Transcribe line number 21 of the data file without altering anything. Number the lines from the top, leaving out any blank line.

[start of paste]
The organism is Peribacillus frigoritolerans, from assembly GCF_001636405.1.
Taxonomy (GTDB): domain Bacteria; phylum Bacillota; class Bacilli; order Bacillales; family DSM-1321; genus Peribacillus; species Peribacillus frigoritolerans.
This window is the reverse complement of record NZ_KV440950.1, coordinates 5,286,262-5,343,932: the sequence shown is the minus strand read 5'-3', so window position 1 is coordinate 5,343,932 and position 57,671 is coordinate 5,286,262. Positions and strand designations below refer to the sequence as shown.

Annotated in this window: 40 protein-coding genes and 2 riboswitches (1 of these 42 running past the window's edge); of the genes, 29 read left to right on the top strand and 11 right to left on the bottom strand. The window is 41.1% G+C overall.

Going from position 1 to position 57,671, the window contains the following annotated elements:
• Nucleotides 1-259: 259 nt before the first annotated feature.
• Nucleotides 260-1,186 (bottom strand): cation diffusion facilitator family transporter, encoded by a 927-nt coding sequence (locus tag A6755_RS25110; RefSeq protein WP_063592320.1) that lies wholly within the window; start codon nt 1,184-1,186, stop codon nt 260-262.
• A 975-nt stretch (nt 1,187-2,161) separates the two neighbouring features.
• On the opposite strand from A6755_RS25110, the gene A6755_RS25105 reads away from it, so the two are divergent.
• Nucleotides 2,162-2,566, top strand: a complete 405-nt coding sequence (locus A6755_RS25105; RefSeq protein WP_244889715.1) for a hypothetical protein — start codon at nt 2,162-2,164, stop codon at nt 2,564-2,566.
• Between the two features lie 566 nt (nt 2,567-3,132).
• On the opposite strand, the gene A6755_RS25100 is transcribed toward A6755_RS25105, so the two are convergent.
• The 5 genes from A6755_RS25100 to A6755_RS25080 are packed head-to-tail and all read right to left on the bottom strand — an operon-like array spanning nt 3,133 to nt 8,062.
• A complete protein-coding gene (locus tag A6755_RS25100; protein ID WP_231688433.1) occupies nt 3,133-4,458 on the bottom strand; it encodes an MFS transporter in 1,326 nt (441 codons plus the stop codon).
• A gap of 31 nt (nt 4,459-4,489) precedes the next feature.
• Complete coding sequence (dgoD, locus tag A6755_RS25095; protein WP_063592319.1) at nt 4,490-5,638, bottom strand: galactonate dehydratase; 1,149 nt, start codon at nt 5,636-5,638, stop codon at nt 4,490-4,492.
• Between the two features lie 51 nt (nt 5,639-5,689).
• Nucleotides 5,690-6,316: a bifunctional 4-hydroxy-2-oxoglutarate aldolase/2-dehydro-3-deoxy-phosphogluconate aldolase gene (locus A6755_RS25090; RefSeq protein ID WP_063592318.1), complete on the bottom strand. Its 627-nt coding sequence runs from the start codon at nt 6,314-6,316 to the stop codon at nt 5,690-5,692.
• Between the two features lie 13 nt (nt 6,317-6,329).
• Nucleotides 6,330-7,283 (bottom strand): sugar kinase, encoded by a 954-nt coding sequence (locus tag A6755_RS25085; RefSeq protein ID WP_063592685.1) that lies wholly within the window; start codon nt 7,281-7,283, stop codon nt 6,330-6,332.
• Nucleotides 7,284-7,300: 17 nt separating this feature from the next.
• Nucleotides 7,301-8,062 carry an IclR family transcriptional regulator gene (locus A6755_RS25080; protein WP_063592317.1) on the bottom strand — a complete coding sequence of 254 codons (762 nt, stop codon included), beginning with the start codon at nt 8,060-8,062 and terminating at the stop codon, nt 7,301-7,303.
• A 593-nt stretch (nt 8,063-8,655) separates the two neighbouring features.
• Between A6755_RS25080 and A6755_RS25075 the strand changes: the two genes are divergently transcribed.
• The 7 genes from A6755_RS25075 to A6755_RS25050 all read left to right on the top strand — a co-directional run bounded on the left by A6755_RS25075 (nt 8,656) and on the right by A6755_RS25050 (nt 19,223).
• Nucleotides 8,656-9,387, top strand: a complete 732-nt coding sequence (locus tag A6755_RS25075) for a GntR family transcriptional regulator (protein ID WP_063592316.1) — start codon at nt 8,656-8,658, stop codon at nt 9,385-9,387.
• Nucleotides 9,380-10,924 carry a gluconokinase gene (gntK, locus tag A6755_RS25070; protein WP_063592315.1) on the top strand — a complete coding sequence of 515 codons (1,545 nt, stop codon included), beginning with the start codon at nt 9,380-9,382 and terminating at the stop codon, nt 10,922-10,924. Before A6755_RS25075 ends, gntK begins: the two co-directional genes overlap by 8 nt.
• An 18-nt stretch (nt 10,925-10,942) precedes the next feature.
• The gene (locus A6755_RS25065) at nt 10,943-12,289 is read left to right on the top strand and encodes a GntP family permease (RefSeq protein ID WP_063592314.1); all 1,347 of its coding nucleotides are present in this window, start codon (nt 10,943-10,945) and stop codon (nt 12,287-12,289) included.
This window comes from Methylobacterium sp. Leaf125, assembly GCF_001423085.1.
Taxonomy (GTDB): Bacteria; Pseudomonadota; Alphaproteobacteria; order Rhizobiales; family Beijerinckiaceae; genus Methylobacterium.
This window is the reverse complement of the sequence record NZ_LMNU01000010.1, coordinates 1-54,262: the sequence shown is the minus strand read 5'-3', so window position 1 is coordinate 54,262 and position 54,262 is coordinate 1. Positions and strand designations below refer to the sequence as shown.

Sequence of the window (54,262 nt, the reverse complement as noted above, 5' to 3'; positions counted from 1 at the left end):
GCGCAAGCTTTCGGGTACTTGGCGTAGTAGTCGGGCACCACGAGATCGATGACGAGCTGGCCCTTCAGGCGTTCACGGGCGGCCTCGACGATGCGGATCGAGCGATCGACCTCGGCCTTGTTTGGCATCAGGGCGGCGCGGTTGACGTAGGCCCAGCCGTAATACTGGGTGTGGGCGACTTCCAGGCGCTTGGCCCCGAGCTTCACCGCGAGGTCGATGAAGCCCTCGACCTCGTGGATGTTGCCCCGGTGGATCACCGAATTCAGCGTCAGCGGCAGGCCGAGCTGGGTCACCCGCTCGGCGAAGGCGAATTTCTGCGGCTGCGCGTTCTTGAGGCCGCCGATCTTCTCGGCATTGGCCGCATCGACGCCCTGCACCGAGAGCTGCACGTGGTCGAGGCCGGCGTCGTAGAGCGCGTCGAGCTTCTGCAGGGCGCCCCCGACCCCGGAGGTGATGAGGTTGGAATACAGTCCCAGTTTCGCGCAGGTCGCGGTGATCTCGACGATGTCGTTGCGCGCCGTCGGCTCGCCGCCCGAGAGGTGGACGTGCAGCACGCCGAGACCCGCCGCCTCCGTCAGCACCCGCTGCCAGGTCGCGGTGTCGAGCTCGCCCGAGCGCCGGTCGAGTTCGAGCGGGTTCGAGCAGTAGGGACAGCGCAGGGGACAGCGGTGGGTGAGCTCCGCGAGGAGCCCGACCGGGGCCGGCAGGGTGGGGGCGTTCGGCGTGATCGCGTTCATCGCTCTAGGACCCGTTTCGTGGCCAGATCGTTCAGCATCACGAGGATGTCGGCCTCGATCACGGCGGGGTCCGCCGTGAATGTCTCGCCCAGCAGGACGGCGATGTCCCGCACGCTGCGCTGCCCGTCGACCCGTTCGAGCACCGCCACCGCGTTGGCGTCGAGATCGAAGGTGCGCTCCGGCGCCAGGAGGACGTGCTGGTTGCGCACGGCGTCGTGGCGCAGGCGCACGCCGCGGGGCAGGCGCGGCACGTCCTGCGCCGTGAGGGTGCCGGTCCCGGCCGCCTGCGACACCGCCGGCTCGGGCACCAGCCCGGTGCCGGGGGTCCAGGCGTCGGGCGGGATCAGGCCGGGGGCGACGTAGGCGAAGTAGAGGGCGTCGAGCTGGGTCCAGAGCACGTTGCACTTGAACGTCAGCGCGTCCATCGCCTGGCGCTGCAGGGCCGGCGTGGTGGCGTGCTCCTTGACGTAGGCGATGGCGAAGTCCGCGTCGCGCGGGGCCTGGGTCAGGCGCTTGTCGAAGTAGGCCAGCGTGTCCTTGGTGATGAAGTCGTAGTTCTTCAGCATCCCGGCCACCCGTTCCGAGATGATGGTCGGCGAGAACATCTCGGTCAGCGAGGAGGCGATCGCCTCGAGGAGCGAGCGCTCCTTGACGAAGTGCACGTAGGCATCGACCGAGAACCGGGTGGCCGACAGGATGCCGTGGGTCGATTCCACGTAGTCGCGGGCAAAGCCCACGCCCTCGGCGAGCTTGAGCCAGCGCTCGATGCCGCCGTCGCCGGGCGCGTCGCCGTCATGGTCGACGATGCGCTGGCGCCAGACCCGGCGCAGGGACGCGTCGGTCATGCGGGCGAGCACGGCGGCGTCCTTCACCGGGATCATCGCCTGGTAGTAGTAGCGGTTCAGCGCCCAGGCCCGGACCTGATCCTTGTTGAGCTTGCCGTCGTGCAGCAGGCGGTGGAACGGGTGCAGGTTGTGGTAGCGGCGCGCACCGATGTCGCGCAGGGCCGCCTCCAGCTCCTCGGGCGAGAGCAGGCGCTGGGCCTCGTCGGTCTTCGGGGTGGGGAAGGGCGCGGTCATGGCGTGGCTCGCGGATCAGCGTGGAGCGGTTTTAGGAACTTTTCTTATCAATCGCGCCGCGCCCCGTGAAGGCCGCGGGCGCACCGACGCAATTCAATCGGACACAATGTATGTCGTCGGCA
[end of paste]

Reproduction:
• Nucleotides 7,284-7,300: 17 nt separating this feature from the next.